Task description:

  • Sensor characterization in the laboratory
  • Programming of live image evaluations (LabVIEW)
  • Design, simulation and construction of an optical test bench
  • Laboratory work on the Apollon Laser System in France


  • Calibration of a multispectral camera
  • Construction of a spectral wavefront sensor
  • Test of the sensor on the Apollon Laser System


  • Bachelor thesis with reference to optics
  • Experience in programming
  • Attendance of the lecture "Spectroscopy"
  • Fluent in English


- QWLSI wavefront measurement:

- Multispectral wavefront measurement:



Although Gaussian beams have excellent properties for beam transport, it is common practice in high-energy laser systems to use a uniform spatial energy distribution, a so-called flat-top beam. This has the advantage that, for example, the damage thresholds of optics are only reached at higher energies and this parameter can therefore be maximised. Another application is the use of such a beam profile for the pump beam of an optical parametric amplifier. This allows a more homogeneous amplification factor to be achieved over the entire beam profile, which also leads to higher amplification efficiency.


  • Design of a beam-forming telescope with the following criteria:
    • Design of an optical system for converting Gaussian beams into Flattop beams and vice versa
    • Simulation of the telescope: ray tracing, phase calculation, beam propagation
    • Determination of the beam sizes and the permitted variation, with additional estimation of the susceptibility to adjustment
    • Estimation of the image-free propagation of the generated beam
  • Design of a beam-forming telescope and its characterization:
    • Efficiency
    • Stability
    • Residual ripple in the flattop
    • susceptibility to adjustment


  • Design and construction of a beam-forming telescope
  • Characterization of the telescope

Useful prior knowledge / prerequisites:

  • Optics and optical design
  • Programming skills for modeling and analysis of generate data (e.g. Python, Matlab, Zemax…)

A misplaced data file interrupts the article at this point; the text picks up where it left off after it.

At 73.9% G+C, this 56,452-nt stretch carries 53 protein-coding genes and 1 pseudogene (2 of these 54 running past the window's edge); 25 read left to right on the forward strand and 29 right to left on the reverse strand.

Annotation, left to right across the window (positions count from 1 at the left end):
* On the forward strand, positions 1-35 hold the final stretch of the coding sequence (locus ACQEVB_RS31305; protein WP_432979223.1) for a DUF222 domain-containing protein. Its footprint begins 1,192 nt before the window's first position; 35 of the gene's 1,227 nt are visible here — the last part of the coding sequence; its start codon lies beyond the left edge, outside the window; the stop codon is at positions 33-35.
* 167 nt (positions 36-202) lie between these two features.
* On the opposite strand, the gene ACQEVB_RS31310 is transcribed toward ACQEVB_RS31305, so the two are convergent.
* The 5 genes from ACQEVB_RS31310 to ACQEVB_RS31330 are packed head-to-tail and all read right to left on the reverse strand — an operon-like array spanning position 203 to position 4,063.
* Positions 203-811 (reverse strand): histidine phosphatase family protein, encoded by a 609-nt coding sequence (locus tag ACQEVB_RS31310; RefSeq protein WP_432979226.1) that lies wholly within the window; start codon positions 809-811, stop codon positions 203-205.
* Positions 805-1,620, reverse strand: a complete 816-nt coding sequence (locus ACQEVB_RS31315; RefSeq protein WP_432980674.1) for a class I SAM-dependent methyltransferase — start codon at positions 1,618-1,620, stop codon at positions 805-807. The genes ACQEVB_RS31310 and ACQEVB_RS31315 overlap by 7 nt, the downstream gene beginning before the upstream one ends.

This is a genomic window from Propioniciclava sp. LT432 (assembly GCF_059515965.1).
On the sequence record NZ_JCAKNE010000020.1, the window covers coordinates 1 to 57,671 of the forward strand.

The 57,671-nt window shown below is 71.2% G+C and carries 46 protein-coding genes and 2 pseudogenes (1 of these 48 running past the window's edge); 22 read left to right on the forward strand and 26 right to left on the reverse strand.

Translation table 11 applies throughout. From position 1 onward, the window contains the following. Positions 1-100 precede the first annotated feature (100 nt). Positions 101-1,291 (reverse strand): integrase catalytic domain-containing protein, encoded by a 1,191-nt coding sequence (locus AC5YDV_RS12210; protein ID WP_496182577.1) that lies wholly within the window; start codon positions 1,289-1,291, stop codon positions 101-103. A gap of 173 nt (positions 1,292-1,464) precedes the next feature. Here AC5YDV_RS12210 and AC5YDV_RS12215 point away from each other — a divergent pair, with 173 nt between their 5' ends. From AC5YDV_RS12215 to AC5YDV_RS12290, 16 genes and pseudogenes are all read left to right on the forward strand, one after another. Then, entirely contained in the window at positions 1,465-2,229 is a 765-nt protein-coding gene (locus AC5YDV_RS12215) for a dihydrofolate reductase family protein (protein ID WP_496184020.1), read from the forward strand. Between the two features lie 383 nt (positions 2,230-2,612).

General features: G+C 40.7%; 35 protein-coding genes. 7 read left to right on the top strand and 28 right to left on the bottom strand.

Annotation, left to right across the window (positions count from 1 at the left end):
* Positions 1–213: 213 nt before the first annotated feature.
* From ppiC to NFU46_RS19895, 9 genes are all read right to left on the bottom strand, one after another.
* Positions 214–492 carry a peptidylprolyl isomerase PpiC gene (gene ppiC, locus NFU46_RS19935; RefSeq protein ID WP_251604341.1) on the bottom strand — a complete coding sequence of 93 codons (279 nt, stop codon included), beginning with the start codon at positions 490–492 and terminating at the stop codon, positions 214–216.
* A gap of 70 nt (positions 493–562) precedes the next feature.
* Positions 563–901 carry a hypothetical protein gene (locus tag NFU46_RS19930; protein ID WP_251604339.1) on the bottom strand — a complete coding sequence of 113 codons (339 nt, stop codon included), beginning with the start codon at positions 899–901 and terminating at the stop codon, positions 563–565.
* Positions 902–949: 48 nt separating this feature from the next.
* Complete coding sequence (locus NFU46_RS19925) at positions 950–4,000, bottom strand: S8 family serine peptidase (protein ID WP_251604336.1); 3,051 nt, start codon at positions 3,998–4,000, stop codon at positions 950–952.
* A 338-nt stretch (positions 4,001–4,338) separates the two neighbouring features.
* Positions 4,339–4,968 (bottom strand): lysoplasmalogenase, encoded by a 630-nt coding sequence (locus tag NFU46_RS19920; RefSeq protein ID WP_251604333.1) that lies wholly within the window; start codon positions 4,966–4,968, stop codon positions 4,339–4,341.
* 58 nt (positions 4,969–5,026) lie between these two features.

If you are interested in this work, please write a mail to::

v.bagnoud(at) und y.zobus(at)



With the achievement of ever higher intensities, the measurement and optimisation of the temporal contrast is one of the most important tasks of modern laser systems. In addition to "quasi"-constant background noise (amplified spontaneous emission) and a rapidly increasing rising edge, so-called prepulses also play a role. Since the aforementioned disturbances in the temporal pulse profile can already generate plasmas and thus render experiments unusable, it is essential to avoid them. The occurrence of prepulses in particular is a rather dynamic process, as even slight changes in the system can generate them.


  • Analysis of existing contrast measurements
  • Calculate the optical path length of existing pre- and post-pulses
  • Estimate which optics / optical systems can cause these


  • Identification of pre- and post-pulses in the laser system
  • Localization of the points of origin by measuring the contrast at different points in the system

Useful prior knowledge / prerequisites:

  • Basics of optics
  • Programming skills for data analysis (e.g. Python)


If you are interested in this work, please write a mail to:

v.bagnoud(at) und y.zobus(at)


Internships for master students and PhD student positions are offered regularly in the department.

For the latest offers please send your resumes and a short motivation email to Prof. V. Bagnoud.